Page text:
Peace Education – The VOICE

Youth explore appreciating differences at the Peace Ed Diversity Leaders Camp.

THEliving in a nation that feels more and more divided every day can have an emotional impact on all of us. But bright spots in this tumultuous time exist in our community. The Peace Education Program is one of them.

Known as Peace Ed, the organization – which started 35 years ago and currently includes 88 schools and 67 community sites in its network – provides learning experiences for youth and adults that help reduce violence. , improve personal integrity and foster mutual support. To find out more, we spoke with Executive Director Eileen Blanton.


“The program started 35 years ago when we were teaching conflict resolution in a school classroom,” said Blanton. “We have worked tirelessly over the past (several) years to bring new initiatives to the youth of Louisville. Some of these initiatives include reducing stigma and training young gang members in conflict resolution. We have introduced our programs to entire colleges and preschools. (We) have also created a mediation manual that is used by different conflict resolution educators around the world.

Last year, they partnered with community partners, Dr. Eddie Woods, KentuckyOne Health, University of Louisville Hospital, Louisville Metro Department of Safety and Healthy Neighborhoods and others to establish “Pivot to Peace ”. This collaboration offers victims of stabbing and gunshot wounds the opportunity to identify and address the factors in their lives that put them at risk for violence, both physical and mental, and to help them change. of life.


“We reached over 25,000 youth and community members, served 26 schools and 15 community sites, and provided professional development training to 300 adults during the 2016-2017 school year,” said Blanton. “On average, in just 8.44 hours, Peace Ed can demonstrate an 84% increase in young people’s knowledge of non-violent conflict resolution strategies and a 30% increase in their use of listening, communication skills. and conflict resolution. “

Thanks to the work of Peace Ed, thousands of people in Louisville are able to reject violence and choose peaceful ways to solve their problems. From the streets to the hallways and meeting rooms, Peace Ed alumni are recognized as “champions of change,” who continue to apply their skills in meaningful ways.

Campers at Laukhuf Primary School learn skills while playing cooperative games.


A group of students from Meyzeek Middle School will be celebrated at Peace Ed’s upcoming event, Champions for Change: A Celebration of People that Make Peace Possible, which will take place on November 8 at the Kentucky Center for African American Heritage.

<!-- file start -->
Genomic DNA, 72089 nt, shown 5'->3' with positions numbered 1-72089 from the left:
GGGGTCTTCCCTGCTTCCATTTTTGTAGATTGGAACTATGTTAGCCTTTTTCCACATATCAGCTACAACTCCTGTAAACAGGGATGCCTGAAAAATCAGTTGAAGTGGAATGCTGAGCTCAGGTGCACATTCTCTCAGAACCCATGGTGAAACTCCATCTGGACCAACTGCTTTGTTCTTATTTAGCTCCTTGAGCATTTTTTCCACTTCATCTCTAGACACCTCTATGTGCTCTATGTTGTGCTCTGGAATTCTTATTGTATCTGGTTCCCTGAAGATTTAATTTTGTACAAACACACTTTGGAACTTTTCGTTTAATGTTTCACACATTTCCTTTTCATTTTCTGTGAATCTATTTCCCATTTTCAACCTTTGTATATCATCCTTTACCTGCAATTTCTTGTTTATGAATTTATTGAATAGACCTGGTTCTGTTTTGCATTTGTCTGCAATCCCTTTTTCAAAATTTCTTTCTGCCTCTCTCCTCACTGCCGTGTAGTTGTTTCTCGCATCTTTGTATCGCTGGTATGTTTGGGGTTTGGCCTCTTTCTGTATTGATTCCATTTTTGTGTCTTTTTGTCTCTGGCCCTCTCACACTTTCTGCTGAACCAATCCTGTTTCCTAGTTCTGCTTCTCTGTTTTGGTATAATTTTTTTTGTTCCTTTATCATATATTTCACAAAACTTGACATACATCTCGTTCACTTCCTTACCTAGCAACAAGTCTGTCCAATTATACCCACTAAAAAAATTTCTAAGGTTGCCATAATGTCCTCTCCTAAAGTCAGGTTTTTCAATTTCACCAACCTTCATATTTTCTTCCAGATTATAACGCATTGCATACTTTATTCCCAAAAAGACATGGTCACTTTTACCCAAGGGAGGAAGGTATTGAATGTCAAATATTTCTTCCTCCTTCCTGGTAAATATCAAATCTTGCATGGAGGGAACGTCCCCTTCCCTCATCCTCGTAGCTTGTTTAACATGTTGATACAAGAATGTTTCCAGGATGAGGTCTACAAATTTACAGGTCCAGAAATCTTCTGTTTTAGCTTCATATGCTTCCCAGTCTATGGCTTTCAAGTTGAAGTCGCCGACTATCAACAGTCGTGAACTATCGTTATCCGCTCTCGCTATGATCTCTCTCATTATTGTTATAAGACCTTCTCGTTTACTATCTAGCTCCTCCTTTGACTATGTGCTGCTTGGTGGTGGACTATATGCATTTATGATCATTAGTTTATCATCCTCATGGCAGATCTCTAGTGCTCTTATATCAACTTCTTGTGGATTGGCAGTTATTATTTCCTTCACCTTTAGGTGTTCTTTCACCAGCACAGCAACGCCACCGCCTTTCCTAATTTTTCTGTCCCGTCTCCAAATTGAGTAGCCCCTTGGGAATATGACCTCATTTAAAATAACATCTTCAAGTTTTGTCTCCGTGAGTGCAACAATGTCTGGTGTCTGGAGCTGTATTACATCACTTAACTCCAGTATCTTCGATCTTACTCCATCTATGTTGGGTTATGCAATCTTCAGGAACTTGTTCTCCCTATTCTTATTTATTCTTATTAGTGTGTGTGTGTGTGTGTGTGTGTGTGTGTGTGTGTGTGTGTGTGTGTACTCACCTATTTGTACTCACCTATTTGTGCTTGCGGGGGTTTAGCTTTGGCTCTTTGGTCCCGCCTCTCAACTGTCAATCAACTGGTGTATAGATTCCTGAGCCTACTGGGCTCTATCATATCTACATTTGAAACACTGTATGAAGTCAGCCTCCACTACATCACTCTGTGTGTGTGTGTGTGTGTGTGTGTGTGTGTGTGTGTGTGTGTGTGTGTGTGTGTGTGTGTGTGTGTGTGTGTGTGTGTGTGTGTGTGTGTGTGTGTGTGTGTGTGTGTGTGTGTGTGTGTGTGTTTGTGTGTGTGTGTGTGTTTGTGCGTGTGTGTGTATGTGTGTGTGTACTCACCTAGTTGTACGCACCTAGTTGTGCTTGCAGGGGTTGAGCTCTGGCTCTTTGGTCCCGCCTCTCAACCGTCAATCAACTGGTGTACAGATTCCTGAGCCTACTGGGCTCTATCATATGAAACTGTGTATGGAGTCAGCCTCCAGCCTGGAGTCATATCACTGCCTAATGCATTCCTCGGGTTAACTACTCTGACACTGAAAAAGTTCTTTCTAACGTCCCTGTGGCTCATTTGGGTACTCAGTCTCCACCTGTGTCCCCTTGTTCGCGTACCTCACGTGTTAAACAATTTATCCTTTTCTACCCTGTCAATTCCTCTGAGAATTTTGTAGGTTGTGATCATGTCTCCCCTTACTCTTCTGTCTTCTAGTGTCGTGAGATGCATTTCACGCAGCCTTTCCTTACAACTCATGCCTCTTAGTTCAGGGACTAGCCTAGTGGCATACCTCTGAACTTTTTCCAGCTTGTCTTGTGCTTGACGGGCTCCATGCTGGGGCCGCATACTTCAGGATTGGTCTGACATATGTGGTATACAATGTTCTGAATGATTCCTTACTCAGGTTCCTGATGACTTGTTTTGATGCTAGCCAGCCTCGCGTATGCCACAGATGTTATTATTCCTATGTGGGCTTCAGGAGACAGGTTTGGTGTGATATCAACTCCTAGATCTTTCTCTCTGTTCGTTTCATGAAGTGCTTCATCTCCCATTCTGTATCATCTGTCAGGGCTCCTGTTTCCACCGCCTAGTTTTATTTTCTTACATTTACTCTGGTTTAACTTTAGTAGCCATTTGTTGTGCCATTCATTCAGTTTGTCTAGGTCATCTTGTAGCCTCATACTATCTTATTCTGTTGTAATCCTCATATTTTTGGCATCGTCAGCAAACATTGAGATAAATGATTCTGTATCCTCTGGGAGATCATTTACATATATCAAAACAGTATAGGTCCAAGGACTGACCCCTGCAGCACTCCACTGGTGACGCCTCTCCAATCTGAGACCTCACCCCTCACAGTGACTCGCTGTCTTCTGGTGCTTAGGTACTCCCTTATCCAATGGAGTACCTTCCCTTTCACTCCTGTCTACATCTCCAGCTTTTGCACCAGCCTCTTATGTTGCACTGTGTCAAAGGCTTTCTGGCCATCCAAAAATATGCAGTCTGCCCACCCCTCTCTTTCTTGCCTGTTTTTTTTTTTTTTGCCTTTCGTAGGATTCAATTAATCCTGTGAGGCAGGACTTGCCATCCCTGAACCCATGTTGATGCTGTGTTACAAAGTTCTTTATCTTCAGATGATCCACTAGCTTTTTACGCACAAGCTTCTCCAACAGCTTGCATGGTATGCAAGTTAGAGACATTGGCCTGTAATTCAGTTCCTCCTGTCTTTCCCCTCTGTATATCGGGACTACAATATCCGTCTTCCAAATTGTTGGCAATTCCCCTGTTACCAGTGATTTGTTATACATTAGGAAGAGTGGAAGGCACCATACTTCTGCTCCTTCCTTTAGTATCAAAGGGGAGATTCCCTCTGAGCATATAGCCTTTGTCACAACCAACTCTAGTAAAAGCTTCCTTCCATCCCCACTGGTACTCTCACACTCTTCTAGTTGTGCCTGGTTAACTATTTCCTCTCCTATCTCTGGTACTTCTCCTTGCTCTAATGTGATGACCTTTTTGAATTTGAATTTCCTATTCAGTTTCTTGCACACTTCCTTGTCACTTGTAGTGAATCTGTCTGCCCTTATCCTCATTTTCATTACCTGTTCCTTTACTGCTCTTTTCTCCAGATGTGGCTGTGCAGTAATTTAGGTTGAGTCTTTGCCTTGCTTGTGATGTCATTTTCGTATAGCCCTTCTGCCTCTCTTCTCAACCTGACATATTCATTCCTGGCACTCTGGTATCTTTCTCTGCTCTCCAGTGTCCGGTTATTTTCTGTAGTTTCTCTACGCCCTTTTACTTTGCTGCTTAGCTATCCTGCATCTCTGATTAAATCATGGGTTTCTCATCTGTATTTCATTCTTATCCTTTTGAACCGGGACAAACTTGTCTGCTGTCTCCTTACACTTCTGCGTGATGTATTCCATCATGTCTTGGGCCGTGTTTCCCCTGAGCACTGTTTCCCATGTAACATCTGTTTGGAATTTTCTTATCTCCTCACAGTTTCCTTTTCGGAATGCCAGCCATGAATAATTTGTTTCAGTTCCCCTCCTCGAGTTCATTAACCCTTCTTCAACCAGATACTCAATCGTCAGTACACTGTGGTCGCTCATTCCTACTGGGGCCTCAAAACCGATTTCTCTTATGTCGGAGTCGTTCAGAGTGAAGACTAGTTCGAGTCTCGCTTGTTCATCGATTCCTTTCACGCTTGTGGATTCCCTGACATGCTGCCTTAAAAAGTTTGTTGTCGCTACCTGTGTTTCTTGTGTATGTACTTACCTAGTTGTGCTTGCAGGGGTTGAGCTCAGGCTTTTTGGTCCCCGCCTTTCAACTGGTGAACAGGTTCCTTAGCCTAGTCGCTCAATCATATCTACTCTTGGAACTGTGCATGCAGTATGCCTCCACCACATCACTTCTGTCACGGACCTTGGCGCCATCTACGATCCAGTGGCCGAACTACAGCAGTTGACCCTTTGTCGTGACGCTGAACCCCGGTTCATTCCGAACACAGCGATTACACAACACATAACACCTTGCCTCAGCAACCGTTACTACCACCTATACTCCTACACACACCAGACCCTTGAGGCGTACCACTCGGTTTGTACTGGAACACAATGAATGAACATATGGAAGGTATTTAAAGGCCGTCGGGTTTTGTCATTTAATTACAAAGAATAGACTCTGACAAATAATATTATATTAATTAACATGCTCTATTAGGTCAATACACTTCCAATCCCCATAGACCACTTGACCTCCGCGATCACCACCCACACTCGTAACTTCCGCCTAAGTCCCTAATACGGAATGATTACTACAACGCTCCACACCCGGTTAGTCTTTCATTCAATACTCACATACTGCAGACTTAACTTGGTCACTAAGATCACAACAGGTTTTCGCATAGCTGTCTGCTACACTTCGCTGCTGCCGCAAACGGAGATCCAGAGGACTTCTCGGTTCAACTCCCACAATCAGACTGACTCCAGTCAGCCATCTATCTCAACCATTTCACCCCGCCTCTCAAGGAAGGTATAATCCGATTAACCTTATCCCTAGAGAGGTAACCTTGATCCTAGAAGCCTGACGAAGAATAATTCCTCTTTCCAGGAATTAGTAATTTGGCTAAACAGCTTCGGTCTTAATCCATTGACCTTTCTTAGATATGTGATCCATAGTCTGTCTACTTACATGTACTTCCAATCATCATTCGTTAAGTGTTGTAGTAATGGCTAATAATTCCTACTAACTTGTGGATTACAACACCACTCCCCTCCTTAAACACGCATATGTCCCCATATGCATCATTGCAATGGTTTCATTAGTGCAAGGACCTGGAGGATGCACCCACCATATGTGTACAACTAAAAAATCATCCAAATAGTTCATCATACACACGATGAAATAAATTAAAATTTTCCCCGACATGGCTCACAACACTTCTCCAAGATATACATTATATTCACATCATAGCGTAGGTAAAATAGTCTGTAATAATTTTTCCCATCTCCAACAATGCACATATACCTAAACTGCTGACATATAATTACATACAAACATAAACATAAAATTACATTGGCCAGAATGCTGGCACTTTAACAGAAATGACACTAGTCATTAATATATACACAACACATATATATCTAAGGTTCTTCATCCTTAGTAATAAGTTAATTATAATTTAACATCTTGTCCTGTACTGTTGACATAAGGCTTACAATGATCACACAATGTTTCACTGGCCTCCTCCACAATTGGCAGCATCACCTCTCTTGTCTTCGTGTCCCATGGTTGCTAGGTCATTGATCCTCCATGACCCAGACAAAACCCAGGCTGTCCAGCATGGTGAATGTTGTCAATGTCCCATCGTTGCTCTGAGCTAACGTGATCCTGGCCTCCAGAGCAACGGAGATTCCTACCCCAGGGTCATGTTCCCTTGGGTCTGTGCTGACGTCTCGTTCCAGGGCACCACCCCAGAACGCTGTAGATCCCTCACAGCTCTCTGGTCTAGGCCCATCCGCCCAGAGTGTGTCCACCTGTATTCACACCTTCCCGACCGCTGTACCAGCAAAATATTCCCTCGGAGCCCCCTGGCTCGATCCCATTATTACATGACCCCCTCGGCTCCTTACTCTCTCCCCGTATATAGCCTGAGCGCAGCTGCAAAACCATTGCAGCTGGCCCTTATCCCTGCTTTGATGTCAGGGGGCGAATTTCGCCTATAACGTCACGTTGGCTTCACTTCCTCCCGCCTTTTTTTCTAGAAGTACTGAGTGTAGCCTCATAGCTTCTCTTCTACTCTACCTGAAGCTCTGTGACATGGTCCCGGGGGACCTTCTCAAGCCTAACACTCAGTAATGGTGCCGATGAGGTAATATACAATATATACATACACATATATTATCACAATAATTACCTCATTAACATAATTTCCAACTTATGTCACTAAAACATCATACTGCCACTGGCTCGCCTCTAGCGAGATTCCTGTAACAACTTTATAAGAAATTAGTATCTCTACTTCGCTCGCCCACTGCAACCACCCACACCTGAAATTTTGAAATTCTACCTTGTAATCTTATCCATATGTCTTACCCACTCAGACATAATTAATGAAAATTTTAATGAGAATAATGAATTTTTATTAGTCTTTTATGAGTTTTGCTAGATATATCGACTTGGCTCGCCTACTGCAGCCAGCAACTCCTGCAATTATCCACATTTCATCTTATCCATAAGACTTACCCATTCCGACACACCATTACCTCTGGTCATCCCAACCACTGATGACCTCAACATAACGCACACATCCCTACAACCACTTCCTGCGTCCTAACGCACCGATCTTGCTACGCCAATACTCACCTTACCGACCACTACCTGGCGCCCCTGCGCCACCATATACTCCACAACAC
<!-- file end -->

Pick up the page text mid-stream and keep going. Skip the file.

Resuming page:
“We are delighted to honor the recipients of the inaugural Lee Thomas Champion for Change award,” said Blanton. “They exemplify Peace Ed’s mission and values ​​to reduce violence, enhance personal integrity and foster mutual respect. The award goes to the Meyzeek Middle School Navigators, 10 young men who are surrounded by violence and who have spent the past three years dedicated to developing the skills needed to manage conflict peacefully.

Navigators have met weekly since grade six with Peace Ed trainer Durk Davidson to learn to understand their own anger triggers and signals, strategies for defusing conflict, and developing active listening and mediation skills. . Their weekly meetings serve as a safe space to find mutual support in the difficult – sometimes violent – situations they encounter in their schools, neighborhoods and homes.

“The change I’ve seen in these guys since the first day we met is phenomenal,” Davidson said. “Each week they share how they have used their skills to manage conflict and improve their lives. I am so proud of these young men and how much they have grown. They are already a large part of their schools and neighborhoods being safer places to grow up. “

The Navigators invite the community to come celebrate 35 years of Peace Ed’s victories over violence with all the people who make peace possible across town. There will be live music (including a special performance by Ben Sollee and Cynthia Fletcher), appetizers and cocktails.

“It is impossible to measure the amount of violence that has been prevented through this work and all the ways it affects individuals for the rest of their lives,” said Blanton. However, our efforts have been hailed as a factor in reducing violent crime in Louisville by 35% this year. We are thrilled to celebrate our mission on November 8 and join our community in raising funds to help our people. young people to resolve their conflicts peacefully. Vermont

Peace Ed Champions for Change

Kentucky Center for
African American heritage

5 p.m. to 7 p.m. November 8

peace education


In numbers

• Schools with high levels of conflict cite their work with Peace Ed as reducing their conflict by 25 to 50 percent.

• In just 8.44 hours, Peace Ed can demonstrate:

– 84% increase in young people’s knowledge of non-violent conflict resolution strategies

– 30 percent increase in their use of listening, communication and conflict resolution skills.

• The participants of Teen Leaders for Diversity demonstrate:

– Understanding of the program increased by 88%

– Diversity skills increase by 66 percent

• 95 percent of young people trained practice at least two new strategies to resolve their conflicts in a non-violent way.

• National statistics show that cooperative play programs reduce bullying by 43 percent.

• Schools that implement restorative practices (including conflict resolution and stigma reduction skills) show increased attendance and decreased suspensions.

About Michael C. Lovelace

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